Expression of the SMN gene, the spinal muscular atrophy determining gene, in the mammalian central nervous system.

TitleExpression of the SMN gene, the spinal muscular atrophy determining gene, in the mammalian central nervous system.
Publication TypeJournal Article
Year of Publication1997
AuthorsBattaglia, G, Princivalle, A, Forti, F, Lizier, C, Zeviani, M
JournalHum Mol Genet
Volume6
Issue11
Pagination1961-71
Date Published1997 Oct
ISSN0964-6906
KeywordsAmino Acid Sequence, Animals, Antibody Specificity, Base Sequence, Central Nervous System, COS Cells, Cyclic AMP Response Element-Binding Protein, DNA, Complementary, Gene Expression, HeLa Cells, Humans, Immunoenzyme Techniques, In Situ Hybridization, Macaca nemestrina, Male, Molecular Sequence Data, Muscular Atrophy, Spinal, Nerve Tissue Proteins, Rabbits, Rats, RNA, Messenger, RNA-Binding Proteins, SMN Complex Proteins, Survival of Motor Neuron 1 Protein
Abstract

The survival motor neuron (SMN) gene is the putative disease gene for human spinal muscular atrophy (SMA), an autosomal recessive disorder characterized by progressive degeneration of lower motor neurons. Two copies of the gene, centromeric and telomeric, are present in the same 5q13 chromosomal region in humans. However, only the telomeric gene is affected in SMA. The SMN gene(s) encode(s) a novel protein of unknown function. To gain insights into the role of SMN in neurons, we have identified the SMN gene ortholog in the rat, and investigated SMN expression in the CNS of rat, monkey and humans by immunocytochemistry and in situ hybridization experiments. Antibodies against the SMN amino-terminus specifically recognized a single protein identical to the in vitro translation products of human and rat SMN cDNAs. The SMN gene transcript and product were widely but unevenly expressed throughout cerebral and spinal cord areas. The SMN protein was localized mainly in the cytoplasm of specific neuronal systems, and it was particularly expressed in lower motor neurons of newborn and adult animals. Likewise, a strong hybridization signal was detected in lamina IX of the spinal ventral horn. These results support the relevance of SMN for the motor neuron function and the pathogenetic role of the SMN gene in the neuronal degeneration associated with SMA.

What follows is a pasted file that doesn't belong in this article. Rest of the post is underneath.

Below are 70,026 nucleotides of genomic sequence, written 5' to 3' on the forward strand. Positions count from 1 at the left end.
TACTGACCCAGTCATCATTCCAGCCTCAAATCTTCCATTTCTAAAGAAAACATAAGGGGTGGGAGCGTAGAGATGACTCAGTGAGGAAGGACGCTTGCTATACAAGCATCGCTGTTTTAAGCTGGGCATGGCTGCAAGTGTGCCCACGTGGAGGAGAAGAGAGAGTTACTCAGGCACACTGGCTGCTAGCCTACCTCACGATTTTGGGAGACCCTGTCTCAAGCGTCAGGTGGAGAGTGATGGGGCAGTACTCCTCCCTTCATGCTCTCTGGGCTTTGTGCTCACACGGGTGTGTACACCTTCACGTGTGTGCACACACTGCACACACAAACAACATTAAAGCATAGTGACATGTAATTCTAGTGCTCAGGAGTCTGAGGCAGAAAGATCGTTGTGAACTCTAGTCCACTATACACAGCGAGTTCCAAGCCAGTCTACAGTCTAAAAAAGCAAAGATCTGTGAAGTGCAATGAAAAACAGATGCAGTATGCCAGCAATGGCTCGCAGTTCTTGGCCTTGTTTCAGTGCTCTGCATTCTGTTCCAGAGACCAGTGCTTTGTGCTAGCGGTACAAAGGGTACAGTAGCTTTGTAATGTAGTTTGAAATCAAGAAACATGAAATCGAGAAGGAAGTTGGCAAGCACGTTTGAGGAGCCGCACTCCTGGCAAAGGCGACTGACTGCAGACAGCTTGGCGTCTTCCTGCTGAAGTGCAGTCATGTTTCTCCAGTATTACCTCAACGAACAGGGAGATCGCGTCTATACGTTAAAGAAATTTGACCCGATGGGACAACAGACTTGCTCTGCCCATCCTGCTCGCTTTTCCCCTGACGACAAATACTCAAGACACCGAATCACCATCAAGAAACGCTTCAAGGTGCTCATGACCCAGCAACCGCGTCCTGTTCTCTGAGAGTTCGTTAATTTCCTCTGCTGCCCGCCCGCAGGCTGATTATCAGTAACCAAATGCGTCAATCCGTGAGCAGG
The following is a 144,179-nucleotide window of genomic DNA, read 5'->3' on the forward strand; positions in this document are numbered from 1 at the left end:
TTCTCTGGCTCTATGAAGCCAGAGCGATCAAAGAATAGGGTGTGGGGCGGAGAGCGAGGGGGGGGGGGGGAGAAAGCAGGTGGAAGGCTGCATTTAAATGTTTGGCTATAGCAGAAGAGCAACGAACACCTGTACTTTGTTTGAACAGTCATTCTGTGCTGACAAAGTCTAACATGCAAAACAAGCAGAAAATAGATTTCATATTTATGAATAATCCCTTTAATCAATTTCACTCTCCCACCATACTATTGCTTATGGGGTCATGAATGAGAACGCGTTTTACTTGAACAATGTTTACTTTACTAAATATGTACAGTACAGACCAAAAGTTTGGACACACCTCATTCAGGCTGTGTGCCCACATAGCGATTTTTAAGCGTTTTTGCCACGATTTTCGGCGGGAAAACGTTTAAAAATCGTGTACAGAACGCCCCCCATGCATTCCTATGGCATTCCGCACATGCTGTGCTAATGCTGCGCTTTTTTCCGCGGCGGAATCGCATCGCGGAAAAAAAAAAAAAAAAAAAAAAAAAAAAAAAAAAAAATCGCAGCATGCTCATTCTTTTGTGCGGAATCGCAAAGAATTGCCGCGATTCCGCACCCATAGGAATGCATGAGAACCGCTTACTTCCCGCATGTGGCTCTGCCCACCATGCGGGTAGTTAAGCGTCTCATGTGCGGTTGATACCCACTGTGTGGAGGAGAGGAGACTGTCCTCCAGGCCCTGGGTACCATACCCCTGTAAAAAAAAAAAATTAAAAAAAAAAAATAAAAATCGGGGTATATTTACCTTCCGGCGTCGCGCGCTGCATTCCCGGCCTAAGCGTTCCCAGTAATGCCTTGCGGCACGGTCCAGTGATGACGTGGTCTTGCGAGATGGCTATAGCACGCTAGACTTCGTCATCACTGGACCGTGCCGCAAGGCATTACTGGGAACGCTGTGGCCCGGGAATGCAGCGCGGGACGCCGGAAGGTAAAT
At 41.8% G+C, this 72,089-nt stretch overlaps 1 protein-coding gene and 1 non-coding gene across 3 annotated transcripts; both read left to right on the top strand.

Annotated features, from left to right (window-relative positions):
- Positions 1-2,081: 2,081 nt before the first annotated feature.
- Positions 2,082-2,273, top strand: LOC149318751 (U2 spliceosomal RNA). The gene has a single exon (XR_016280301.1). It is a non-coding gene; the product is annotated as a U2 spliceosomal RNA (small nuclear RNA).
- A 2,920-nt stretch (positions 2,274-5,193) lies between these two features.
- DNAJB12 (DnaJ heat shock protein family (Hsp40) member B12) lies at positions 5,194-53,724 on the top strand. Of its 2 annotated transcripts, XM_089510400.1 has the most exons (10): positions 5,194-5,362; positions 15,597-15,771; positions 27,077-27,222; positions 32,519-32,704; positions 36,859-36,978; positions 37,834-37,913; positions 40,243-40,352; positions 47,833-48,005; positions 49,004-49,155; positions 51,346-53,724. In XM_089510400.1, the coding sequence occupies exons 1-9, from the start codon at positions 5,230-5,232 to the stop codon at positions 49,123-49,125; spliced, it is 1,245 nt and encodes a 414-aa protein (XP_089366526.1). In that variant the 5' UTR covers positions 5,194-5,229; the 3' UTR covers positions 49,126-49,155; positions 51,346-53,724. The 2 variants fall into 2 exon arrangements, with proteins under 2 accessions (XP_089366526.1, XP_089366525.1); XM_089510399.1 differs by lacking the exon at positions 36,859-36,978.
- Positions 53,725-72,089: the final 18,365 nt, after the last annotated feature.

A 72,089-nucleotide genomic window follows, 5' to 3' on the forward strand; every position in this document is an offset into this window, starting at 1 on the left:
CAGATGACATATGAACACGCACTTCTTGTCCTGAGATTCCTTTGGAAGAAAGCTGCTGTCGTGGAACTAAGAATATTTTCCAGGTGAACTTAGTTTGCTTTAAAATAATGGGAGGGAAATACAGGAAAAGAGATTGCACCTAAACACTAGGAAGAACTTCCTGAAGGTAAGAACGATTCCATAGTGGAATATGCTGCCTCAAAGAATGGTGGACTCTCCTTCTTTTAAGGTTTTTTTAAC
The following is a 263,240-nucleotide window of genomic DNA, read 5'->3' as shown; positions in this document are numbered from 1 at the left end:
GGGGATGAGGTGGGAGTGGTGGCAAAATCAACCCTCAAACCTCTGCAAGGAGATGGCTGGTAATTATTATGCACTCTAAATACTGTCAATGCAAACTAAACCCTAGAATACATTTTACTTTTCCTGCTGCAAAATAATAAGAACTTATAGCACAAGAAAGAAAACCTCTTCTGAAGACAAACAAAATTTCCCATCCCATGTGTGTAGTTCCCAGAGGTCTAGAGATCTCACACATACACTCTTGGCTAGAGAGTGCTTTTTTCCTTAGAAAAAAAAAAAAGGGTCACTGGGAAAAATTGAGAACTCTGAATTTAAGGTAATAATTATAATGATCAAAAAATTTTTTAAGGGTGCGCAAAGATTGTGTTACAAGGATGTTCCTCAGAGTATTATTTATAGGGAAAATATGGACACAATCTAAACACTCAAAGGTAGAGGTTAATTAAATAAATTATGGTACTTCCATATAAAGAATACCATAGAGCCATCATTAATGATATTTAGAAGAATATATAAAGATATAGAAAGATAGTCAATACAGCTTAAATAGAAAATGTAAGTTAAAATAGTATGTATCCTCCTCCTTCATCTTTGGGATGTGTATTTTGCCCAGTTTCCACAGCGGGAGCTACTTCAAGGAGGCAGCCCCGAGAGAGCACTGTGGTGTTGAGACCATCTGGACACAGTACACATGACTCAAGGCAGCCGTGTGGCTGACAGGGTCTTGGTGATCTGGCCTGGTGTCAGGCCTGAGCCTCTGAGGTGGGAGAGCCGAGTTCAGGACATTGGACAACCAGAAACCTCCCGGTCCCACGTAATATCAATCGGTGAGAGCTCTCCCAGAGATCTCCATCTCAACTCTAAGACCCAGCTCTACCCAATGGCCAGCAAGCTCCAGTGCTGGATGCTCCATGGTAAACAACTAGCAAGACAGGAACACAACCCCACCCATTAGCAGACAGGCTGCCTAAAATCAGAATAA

DOI10.1093/hmg/6.11.1961
Alternate JournalHum. Mol. Genet.
Citation Key10.1093/hmg/6.11.1961
PubMed ID9302277